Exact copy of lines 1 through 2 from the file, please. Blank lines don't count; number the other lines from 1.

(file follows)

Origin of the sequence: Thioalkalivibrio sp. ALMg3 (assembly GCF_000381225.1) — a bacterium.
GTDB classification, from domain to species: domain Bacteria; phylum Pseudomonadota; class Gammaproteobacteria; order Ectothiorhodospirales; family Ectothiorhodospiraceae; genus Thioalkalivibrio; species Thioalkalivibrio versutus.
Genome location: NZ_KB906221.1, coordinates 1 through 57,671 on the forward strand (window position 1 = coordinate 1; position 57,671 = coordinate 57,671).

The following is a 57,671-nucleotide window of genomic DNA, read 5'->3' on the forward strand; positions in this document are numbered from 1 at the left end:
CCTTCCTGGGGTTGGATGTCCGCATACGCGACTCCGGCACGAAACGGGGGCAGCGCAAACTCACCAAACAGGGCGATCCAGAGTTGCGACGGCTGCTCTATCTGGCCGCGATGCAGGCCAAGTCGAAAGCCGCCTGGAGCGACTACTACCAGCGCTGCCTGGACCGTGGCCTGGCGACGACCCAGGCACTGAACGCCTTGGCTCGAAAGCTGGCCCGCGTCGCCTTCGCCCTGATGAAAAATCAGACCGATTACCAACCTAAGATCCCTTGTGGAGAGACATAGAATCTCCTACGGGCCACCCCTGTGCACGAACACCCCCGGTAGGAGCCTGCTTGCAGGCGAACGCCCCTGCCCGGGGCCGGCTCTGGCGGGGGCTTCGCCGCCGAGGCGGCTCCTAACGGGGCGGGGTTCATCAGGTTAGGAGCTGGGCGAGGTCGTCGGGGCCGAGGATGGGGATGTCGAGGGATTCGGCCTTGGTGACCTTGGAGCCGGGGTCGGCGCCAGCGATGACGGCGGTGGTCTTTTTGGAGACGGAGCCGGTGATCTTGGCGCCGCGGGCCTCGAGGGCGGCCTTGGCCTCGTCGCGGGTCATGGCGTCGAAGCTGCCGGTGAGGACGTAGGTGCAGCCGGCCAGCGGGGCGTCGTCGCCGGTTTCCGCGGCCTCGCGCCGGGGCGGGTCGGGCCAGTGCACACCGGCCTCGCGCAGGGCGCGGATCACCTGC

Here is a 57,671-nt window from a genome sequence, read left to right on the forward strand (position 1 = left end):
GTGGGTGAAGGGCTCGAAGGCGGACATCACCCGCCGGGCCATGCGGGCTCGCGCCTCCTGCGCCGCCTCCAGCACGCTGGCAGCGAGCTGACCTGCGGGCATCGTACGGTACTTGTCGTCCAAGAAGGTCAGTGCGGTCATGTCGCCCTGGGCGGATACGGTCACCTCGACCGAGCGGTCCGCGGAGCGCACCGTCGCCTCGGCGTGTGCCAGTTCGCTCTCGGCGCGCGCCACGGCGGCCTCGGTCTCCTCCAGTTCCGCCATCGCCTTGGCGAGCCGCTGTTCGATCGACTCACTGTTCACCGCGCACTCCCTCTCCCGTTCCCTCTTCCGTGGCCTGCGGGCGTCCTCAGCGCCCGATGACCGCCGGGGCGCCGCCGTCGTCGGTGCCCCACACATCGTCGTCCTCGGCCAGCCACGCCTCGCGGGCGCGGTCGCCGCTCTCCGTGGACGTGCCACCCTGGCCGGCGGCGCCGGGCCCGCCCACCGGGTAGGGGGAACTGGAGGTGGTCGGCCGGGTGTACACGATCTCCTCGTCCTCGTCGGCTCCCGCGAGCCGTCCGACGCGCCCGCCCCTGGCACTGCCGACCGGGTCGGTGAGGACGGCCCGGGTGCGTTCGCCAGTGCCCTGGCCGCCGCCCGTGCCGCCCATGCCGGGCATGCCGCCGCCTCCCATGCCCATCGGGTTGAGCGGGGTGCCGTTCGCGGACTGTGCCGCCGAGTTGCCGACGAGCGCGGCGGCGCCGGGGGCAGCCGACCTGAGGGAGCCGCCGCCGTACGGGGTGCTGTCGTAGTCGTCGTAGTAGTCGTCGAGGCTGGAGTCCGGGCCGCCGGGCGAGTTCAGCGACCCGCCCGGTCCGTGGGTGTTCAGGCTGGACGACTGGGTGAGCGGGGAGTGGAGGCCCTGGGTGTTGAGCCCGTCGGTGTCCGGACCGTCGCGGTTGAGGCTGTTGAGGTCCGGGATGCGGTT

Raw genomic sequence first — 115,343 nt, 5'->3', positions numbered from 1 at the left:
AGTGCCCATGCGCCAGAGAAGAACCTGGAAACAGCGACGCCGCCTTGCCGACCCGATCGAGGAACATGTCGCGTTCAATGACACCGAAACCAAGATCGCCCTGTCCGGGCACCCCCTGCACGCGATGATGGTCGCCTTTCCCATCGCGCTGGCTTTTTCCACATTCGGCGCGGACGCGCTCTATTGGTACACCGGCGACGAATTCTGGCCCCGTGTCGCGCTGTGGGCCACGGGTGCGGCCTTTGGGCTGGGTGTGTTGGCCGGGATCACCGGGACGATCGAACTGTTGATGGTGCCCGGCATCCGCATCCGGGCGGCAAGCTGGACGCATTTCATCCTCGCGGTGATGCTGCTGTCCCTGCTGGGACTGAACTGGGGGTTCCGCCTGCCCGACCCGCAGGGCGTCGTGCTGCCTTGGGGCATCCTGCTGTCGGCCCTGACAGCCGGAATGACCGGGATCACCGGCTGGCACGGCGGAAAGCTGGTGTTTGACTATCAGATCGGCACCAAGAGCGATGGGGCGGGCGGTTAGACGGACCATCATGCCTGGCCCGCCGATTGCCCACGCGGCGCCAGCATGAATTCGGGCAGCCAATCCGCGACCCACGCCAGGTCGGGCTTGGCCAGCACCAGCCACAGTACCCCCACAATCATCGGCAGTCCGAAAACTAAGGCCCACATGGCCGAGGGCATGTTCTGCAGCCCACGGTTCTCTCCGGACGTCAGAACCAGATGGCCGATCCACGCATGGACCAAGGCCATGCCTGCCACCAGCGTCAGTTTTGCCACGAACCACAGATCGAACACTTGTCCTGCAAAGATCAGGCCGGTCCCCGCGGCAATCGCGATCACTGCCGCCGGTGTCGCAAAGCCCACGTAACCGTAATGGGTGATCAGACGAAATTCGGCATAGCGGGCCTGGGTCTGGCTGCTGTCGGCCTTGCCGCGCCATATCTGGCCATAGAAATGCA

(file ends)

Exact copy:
Origin of the sequence: Thioalkalivibrio sp. ALMg3 (assembly GCF_000381225.1) — a bacterium.
GTDB classification, from domain to species: domain Bacteria; phylum Pseudomonadota; class Gammaproteobacteria; order Ectothiorhodospirales; family Ectothiorhodospiraceae; genus Thioalkalivibrio; species Thioalkalivibrio versutus.